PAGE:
How Did I Find It?

This property was an MLS property.

What Did I Pay For It, And How Was That Price Negotiated?

The property was listed in early November 2018 for $74,900 and had a price drop 10 days later to $69,900. This is a terrible time to list a house due to the upcoming holidays. It is worse in Wisconsin, as the weather is starting to turn nasty for the winter. I was not going to buy this house due to the boiler, the location, and the fact that I had already purchases 4 other houses in late 2018. The real estate agent I was working with wanted it, so I agreed to buy it and sell it to him on a lease option – he was not lendable for what turned out to be many reasons. The purchase price ended up being $62,000, which was the counter to a $59,900 offer. I closed on the property on 1/18/2019. At this point, I had not actually seen this house – I wasn’t buying it for myself, so I assumed that the agent did his due diligences on it. That turned out to be a big mistake.

How Did I Fund It?

This property was purchase using a commercial mortgage from a smaller regional bank in the area. They require 20% of the purchase price as a down payment, and will loan the other 80%. the rate/term at the time was 5.5% interest, 20-year amortization, 5-year term. Total loan origination costs were $460, which included the appraisal. The other 20% plus the rehab funds came from my personal funds – which includes various lines of credit, proceeds from other businesses, and my W-2 salary. I didn’t track where exactly the funds for this property came from, as it was the 7th in a string of 12 properties I bought between September 2018 and February 2019.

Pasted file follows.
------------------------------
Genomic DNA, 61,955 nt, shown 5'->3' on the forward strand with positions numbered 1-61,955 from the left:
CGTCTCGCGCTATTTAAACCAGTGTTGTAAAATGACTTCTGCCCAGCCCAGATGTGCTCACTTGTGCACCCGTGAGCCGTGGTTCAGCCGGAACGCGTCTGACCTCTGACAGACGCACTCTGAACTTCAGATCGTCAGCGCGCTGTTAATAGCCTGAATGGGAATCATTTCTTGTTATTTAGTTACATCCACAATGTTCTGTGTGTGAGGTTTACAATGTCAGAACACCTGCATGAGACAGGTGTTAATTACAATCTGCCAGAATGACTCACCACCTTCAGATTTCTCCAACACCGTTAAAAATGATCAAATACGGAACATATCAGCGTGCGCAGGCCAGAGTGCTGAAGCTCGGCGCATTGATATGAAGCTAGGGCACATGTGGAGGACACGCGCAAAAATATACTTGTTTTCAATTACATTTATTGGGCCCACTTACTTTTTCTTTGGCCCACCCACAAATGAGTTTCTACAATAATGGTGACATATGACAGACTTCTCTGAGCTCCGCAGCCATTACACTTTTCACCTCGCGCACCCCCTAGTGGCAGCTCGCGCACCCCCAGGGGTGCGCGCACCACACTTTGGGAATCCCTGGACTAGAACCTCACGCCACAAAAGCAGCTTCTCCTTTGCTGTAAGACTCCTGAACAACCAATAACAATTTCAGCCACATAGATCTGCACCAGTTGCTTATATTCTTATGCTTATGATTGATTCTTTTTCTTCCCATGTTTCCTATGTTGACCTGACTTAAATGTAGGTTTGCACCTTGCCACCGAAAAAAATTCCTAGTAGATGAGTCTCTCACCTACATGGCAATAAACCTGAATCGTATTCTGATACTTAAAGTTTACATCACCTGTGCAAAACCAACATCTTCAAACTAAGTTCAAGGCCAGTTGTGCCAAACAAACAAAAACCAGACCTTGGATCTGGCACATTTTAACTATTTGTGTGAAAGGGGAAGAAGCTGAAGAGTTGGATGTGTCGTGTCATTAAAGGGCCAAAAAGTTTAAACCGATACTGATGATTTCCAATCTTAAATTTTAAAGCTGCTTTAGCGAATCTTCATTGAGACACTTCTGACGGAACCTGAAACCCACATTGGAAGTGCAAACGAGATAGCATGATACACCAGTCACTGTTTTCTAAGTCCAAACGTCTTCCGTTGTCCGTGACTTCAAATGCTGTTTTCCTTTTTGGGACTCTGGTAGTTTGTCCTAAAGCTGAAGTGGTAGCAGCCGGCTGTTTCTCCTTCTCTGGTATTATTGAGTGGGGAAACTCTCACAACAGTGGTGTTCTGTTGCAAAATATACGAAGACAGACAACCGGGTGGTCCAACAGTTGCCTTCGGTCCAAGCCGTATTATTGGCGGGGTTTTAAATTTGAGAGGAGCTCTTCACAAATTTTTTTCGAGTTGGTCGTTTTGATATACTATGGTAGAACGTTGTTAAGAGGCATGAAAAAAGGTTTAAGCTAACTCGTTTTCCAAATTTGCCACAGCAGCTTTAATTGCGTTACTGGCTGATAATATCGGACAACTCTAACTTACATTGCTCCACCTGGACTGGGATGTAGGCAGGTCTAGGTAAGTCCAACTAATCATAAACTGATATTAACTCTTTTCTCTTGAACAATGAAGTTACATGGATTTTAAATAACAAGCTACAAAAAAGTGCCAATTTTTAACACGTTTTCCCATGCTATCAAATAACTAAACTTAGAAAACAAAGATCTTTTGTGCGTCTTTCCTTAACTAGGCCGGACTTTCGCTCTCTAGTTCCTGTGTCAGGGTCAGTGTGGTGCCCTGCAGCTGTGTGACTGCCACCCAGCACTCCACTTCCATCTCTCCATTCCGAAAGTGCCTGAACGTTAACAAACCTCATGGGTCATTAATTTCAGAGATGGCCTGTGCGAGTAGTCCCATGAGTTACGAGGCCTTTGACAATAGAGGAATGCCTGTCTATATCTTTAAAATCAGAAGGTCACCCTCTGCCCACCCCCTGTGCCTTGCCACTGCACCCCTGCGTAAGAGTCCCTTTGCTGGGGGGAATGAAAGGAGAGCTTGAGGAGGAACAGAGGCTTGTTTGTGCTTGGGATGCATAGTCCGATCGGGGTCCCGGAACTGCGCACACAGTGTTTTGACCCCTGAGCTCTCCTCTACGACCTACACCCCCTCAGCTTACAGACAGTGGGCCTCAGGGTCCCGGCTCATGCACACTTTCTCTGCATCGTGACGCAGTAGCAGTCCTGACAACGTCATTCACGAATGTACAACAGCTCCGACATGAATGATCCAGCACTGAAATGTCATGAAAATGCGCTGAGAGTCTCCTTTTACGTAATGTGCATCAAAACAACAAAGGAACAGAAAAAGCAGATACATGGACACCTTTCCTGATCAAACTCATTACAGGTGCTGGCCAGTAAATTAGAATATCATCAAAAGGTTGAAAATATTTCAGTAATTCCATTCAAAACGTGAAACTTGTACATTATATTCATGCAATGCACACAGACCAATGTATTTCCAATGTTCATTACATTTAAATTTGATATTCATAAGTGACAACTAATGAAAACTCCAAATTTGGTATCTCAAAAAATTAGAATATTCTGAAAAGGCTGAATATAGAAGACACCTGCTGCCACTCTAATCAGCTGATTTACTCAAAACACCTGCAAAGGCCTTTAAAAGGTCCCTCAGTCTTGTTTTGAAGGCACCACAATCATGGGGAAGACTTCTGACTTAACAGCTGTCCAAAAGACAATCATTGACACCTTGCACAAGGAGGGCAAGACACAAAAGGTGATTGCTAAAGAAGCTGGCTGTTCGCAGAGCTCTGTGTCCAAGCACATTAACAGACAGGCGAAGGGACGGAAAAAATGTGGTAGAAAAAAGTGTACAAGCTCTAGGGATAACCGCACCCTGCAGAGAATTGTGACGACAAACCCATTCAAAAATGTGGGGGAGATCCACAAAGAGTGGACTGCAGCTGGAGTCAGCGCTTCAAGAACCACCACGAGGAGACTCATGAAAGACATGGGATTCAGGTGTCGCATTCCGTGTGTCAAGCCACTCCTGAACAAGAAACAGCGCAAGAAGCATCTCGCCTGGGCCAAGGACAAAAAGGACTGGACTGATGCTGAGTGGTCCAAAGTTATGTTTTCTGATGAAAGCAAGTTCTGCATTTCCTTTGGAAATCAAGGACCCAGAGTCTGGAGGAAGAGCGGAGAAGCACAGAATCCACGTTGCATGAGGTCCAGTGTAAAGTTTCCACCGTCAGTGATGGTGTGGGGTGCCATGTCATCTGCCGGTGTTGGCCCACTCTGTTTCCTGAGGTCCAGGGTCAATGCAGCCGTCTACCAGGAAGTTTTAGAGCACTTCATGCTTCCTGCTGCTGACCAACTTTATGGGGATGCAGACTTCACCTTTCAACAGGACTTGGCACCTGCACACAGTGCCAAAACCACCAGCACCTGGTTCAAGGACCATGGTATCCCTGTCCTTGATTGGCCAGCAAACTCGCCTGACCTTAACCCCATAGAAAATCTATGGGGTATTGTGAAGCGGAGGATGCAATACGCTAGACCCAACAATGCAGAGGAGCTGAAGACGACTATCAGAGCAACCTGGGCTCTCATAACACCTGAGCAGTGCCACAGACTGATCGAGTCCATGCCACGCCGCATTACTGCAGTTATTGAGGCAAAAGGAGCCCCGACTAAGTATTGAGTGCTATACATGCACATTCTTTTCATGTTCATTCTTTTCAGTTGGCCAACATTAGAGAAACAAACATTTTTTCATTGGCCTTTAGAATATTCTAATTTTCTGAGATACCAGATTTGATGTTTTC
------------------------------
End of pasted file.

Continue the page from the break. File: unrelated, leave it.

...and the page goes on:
What Did I Do With It?

We did get an inspection on this house, which I pretty much ignored since I wasn’t going to be the final buyer. It turned up a few items, but nothing seemed major. Our contractor priced out the required repairs from the inspection report, and we scheduled him to start the work immediately after closing. The estimate was around $8,000.

At the same time, the agent was marketing the property for rent and secured a tenant with a Section 8 voucher to move in on 2/1/2019. Part of taking on a Section 8 tenant involves a property inspection. We only had two weeks from closing to tenant move-in to get everything done, so this was a very tight timeline. Less than a week before the tenant was to move in, I received a call from the contractor. He told me that the house failed the Section 8 inspection due to none of the windows functioning, and that all of the windows would need to be replaced. He offered me a “special” price of around $8,000 to replace the windows prior to the move-in. I approved the work since we had to have it finished before move-in. I then spoke to the agent, telling him that these additional repairs would require him to put some money into the project. He informed me that he did not have any money and that I would need to keep this property and a second one he also wanted to purchase a month earlier.